3 Peas in a Pod,
November 21, 2009
Red in the Flower Bed: An Illustrated Children's Story about Interracial Adoption
by Alyson LaBarge
To go along with National Adoption Month, I have come across a wonderful book, written by an adoptive mom. Her name is Andrea Nepa and she is the author of Red in the Flower Bed: An Illustrated Children’s Story about Interracial Adoption.
The journey of adoption is beautifully depicted with the comforting imagery of a poppy flower who is welcomed into a garden family. It is a charming story of seeds being planted in the perfect place – exactly where they belong. Children and adults will enjoy this simple yet meaningful story and homespun illustrations. The book’s loving approach helps children to understand adoption.
I read it and loved it immediately. As the Mama to a foreign-born child myself, and one who knew the moment my daughter was placed in my arms that my family was complete, this story resonated especially true. I have shared it with my daughter who, although she is only three, loved the bright cheery colors and tender message of the book. Andrea, the author of the book, was kind enough to allow me to interview her.
What inspired you to write this story? How did you come to choose adoption?
Thanks for the interview. I was inspired to write this story when my daughter Leah was a toddler, because she asked questions about her adoption that we didn’t know the answer to (we were not given any info. about her biological parents), and because she sometimes would cry that she missed her birth mother. Although she really didn’t know her birth mother (she was given up the day she was born), I took this to mean that she felt abandoned by someone very close to her. It must be upsetting and confusing for a child to know this. I wanted Leah to know that she was very much wanted and loved by us, but that we would never ask her to forget her roots. The story took on more significance when she was diagnosed with cancer at the age of 5. Since my husband and I are both health professionals, and live 20 minutes from the best children’s hospital in the country (and probably the world), it seemed that she was meant to be with us. In fact, I work at that hospital and that is where Leah was cured (actually she has been in “remission” for 2 1/2 years).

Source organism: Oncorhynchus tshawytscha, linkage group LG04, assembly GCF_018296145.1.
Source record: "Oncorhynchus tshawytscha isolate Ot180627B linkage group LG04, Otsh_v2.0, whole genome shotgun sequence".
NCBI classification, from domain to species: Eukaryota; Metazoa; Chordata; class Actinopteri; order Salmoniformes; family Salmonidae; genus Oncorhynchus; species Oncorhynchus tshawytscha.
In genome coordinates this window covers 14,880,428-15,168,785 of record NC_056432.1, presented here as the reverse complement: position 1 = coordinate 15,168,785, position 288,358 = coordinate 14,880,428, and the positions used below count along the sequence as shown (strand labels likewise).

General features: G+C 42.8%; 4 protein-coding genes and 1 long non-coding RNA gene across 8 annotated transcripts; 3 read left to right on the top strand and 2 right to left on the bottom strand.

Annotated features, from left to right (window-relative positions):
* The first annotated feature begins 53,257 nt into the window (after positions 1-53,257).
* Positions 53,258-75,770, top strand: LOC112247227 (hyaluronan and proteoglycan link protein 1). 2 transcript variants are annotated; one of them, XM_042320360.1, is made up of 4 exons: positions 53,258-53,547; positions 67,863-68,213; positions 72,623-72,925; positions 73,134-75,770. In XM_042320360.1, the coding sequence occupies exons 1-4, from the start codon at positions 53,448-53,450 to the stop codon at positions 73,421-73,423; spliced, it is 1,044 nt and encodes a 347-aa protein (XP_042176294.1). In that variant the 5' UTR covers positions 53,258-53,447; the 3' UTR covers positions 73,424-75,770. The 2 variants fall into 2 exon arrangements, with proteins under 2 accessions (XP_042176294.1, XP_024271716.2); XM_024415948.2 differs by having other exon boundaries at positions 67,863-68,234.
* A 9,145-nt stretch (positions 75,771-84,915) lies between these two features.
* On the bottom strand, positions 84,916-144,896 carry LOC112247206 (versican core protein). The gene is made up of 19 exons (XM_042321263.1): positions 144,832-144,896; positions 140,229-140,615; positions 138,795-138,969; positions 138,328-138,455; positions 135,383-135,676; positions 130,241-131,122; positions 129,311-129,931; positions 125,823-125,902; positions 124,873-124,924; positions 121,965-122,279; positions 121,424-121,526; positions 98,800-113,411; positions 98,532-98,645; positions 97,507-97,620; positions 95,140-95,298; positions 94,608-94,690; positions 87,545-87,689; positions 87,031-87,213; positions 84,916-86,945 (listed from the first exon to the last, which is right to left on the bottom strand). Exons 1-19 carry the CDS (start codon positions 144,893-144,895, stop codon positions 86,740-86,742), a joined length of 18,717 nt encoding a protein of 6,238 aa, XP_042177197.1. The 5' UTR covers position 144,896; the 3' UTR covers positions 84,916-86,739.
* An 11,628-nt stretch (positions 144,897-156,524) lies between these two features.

Did you choose to not use the word “adoption” in the story on purpose?
I deliberately did not use the word adoption in the story so that the reader can interpret the book in their own way at their own pace according to their age level.
When you decided to adopt your daughter internationally did you feel that there would be challenges unique to becoming parents of a child with a different cultural background?
As far as adopting a child of a different cultural background, our adoption agency encourages all international adopters to learn about their child’s culture of birth.
How have you chosen to help her have pride in her birth heritage?
We were in Vietnam for 2 weeks when we adopted her, and participate in Asian New Year events, etc. and take Leah to Vietnamese restaurants (along with other ethnic restaurants, too). We enjoy learning about Vietnamese culture, too, which makes these experiences positive. Leah is proud to call herself Vietnamese, but I do remind her that she is also American, so that she feels that she belongs here too.
As your daughter grows older, have you found any unique challenges from being a multi-cultural family?
So far we have not encountered much prejudice, and there are a lot of Asian adoptees in our neighborhood and school system. Leah doesn’t seem bothered by the fact that she doesn’t look like us, but this might change when she is older. She does seem a little jealous, though, that I look like my twin sister!
Those who choose to adopt internationally go through many of the same requirements and experiences as do those who adopt domestically and I found Red in the Flower Bed to be very applicable to my oldest daughter who we adopted here in Texas as well.
We read the book together and she could really seem to relate to the thought process of how she needed to come be a part of our family, just like the seed. It was a great jumping off point for some conversation about her birth mom and how we could not be a family with out her.
There are many children’s books relating to adoption that can help families talk about their feelings and begin conversation that just come as part of the territory when you become a parent of adopted children.